Our only hope is that light does come into the darkness, that this child born in an animal stall is still more important than all the kings and rulers, that the “lowly” are closer to God than all the “high”-placed people that we are forced to watch and listen to all the time. I needed last night to remind me again.
One carol I’ve been humming this Advent is “I Saw Three Ships Come Sailing In.” It’s not one I grew up singing, but I love it. The most popular contemporary lyrics talk about “three ships come sailing in” to Bethlehem on Christmas morning. Bruce Cockburn says the weird lyrics are the result of English folk in the 18th century hallucinating from eating too much ergot in their moldy English bread. Certainly there were no ships sailing into landlocked Bethlehem.
“What Child is This,” written by William C. Dix in 1865 is one of the few Christmas carols I know of that does not have its own musical arrangement. It uses the tune, “Greensleeves” (a traditional English folk song, thought to have been written in the late 16th or early 17th century), which when paired with Dix’s lyrics creates a haunting and beautiful image of the birth of our Lord.
There’s another song that’s less well-known titled “Child of the Poor,” written by Scott Soper (published in 1994). The counter melody blends stunningly with the melody of “What Child is This.” Reading the lyrics, side by side, gives me chills. In part, because it reminds me that hope is found in low places — God could’ve chosen to be raised in comfort (as Moses was). The cross was only the finale of Jesus’ discomfort. “Child of the Poor” honors the death and discomfort we often don’t want to think about while we’re sitting around the fire drinking cocoa.
Whoops. I was joking with a co-worker today about writing a subversive post about how the song “Do You Hear What I Hear” is an extended metaphor for the Roman Empire’s takeover of Christianity, contorting Jesus’ message for its own ends. “Listen to what I say,” orders the unnamed king, as he urges adoration of Jesus and calls for peace — Pax Romana.
I did a quick Wikipedia search, and learned exactly how wrong I was. Rather than a subversive message about the twisting of the Gospel, “Do You Hear What I Hear” was actually a call for peace during the turbulence of the 1960s.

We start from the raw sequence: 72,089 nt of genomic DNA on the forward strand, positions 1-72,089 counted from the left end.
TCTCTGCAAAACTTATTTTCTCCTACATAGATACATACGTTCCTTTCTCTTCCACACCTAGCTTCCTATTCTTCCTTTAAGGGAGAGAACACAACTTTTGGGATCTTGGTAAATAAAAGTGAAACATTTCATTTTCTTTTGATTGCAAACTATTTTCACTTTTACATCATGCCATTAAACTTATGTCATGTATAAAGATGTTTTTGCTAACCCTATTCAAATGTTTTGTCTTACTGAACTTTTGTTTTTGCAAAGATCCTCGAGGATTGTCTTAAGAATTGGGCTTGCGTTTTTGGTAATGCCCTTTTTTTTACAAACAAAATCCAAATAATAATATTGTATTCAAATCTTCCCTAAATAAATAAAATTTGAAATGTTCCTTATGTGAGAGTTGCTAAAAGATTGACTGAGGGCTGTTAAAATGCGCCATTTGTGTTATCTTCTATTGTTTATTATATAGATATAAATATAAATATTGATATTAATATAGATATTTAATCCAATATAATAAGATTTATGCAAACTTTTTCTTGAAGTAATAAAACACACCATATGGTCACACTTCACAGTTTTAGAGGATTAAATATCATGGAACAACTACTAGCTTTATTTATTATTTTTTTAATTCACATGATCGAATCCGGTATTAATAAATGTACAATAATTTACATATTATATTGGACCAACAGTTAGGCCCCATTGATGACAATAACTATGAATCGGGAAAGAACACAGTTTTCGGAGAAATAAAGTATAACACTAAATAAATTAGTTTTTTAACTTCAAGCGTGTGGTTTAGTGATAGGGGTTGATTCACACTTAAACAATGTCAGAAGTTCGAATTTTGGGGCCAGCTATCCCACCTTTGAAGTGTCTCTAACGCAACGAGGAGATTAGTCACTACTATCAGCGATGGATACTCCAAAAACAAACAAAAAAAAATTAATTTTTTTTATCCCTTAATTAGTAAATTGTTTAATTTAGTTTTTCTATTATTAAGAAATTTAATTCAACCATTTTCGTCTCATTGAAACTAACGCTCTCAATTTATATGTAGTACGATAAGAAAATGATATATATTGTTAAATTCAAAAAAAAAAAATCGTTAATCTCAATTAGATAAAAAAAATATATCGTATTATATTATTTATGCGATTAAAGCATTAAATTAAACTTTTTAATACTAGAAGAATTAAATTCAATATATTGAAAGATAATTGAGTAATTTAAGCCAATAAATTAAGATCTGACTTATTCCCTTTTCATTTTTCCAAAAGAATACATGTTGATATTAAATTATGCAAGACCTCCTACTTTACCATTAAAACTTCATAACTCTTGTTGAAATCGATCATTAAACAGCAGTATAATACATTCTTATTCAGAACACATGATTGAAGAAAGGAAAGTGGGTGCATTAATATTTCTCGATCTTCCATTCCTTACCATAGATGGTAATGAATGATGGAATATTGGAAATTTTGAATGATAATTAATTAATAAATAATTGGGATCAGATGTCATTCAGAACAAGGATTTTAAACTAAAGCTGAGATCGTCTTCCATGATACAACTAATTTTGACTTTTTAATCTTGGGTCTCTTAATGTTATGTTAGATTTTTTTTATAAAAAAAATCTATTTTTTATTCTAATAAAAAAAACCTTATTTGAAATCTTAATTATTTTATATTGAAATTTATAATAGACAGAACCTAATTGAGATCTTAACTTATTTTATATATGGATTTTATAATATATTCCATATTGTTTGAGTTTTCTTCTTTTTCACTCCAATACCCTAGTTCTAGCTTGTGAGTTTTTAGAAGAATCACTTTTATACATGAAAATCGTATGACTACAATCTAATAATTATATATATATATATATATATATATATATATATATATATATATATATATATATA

I mean, think about it: the song talks about the humbleness of the announcement of Jesus’ birth – only the night wind and the little lamb have heard about it. This whisper gets passed up to ever-increasing degrees of authority (a grassroots movement if we’ve ever seen one), until the king himself is calling for peace.
I don’t know about you, but I’m pretty sure I have sung “O Little Town of Bethlehem” every year on Christmas Eve for my entire life. But I believe this carol’s lyrics, specifically the words of the first verse, invite a little more thought than we normally give them.
O little town of Bethlehem
How still we see thee lie
Above thy deep and dreamless sleep
The silent stars go by
Yet in thy dark streets shineth
The everlasting light
The hopes and fears of all the years
Are met in Thee tonight
For now let’s ignore the historical inaccuracies of the song, and focus on what the words mean, especially the last four lines. How beautiful is it that through the dark world a light came to bind together the hopes and fears of all the years (I choose to see it as past and future) in Jesus?
When I go home for Christmas, I always end up pulling out the old Christmas songbook from inside the piano bench and working my way through while my mom cooks dinner. I don’t really read the music as much as I read the chords and play by ear. Good King Wenceslas is a beautiful song musically, but is one of the most fun songs to play because of the never-ending chord changes.